7) The After Party: Anton Disclafani’s novel about the secret lives and one-sided friendship between two Texas society belles in 1950’s Houston calls for the magical lens of director Todd Haynes. The beautiful work that he did with Carol would fit perfectly with the past-present narrative and nostalgic feel of The After Party.
6) The Versions of Us: This novel by Laura Barnett is an original take on the proverbial butterfly effect and the possibilities of the road not taken but in three different versions. While the book presents a classic boy-meets-girl plot, Barnett offers three different possibilities of what if, combining it into one astounding page-turner, but never telling us which one is the real version. There are so many ways to ruin a film adaptation for a complex book like this, but it’s still wonderful to think what a fantastic movie it could make.
5) Under the Influence: Best-selling author Joyce Maynard’s recent novel has the very real possibility of adapting well to a suspense-thriller film. A book about not knowing who your friends and the consequences of ignorance can make for an edge-of-your-seat visually enticing film version.
4) The Curious Charms of Arthur Pepper: The story of a man who goes looking behind the meaning of several charms dangling from a bracelet that he finds hidden among his wife’s things after she dies, is the essence of Phaedra Patrick’s novel. Again, Wes Anderson could pull this one off effortlessly, a la Grand Budapest Hotel style.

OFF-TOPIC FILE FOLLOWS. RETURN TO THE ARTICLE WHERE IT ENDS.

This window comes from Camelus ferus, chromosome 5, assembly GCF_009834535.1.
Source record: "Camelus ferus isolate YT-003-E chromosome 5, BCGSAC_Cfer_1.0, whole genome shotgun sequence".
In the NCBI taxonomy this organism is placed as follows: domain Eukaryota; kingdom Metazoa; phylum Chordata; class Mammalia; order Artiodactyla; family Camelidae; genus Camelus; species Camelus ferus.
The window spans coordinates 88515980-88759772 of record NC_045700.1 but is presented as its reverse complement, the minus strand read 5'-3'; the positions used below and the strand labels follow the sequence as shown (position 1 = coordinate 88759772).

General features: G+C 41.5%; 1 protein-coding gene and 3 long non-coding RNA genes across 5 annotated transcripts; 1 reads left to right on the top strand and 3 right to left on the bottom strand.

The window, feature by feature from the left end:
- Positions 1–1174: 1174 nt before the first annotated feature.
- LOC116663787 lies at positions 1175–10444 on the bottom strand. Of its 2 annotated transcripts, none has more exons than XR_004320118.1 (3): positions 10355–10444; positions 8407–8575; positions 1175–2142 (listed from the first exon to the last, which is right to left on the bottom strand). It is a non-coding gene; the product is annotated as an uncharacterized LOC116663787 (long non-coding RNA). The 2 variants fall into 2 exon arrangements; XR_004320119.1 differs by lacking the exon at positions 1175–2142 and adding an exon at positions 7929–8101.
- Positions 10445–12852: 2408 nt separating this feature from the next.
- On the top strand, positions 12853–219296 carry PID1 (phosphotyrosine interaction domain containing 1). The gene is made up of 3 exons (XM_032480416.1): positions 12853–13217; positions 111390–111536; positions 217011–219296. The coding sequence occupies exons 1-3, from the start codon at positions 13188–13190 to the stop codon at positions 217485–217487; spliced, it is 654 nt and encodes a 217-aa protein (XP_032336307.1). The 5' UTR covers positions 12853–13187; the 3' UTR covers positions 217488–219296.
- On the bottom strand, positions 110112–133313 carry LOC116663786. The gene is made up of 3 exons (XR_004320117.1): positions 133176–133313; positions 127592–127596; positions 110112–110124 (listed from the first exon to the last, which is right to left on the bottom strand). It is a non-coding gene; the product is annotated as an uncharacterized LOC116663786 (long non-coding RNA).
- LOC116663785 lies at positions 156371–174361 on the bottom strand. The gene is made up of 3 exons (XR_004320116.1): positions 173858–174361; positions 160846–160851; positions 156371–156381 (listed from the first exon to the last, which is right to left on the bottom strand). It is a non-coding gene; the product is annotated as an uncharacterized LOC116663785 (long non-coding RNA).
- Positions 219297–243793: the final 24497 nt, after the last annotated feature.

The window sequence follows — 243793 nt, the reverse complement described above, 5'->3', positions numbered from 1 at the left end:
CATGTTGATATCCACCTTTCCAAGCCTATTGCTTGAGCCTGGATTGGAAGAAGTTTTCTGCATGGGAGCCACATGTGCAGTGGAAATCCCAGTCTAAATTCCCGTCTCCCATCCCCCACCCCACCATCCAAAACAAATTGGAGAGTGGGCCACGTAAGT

3) The Summer Before the War: For lovers of Jane Austen, Helen Simonson’s novel will come as a delightful historical fiction film set in the Edwardian era, on the brink of World War I. With characters are colorful, witty, endearing and absurd as those found in Persuasion or Pride and Prejudice, The Summer Before the War could certainly become a favorite period -style film.
2) Happy Family: A debut novel by Tracy Barone, Happy Family deals with the trials and tribulations of…well…family. The different relationships between Cheri Matzner, Barone’s unapologetic and fierce protagonist with her adoptive family, her husband and past and present lovers are laced with the perfect amount of drama and dark humor. Cheri is not necessarily a completely likeable character, which would require a director with a sharp wit and a unique vision to give this book a proper adaptation.
1) The Night Circus: A story of a decades-long competition between two powerful illusionists is at the core of Erin Morgenstern’s The Night Circus. The playing board for the competition is designed as a magical circus, with charmed tents and performers that are not quite of this world. A visionary mind that could capture the beauty and magical/supernatural elements of The Night Circus and bring it to the big screen would be absolutely essential to maintain the exquisite visual narrative of this book. Maybe Chris Columbus, director of the first two Harry Potter films or Pan’s Labyrinth Guillermo del Toro, could find the adequate balance needed to bring this story successfully to the big screen.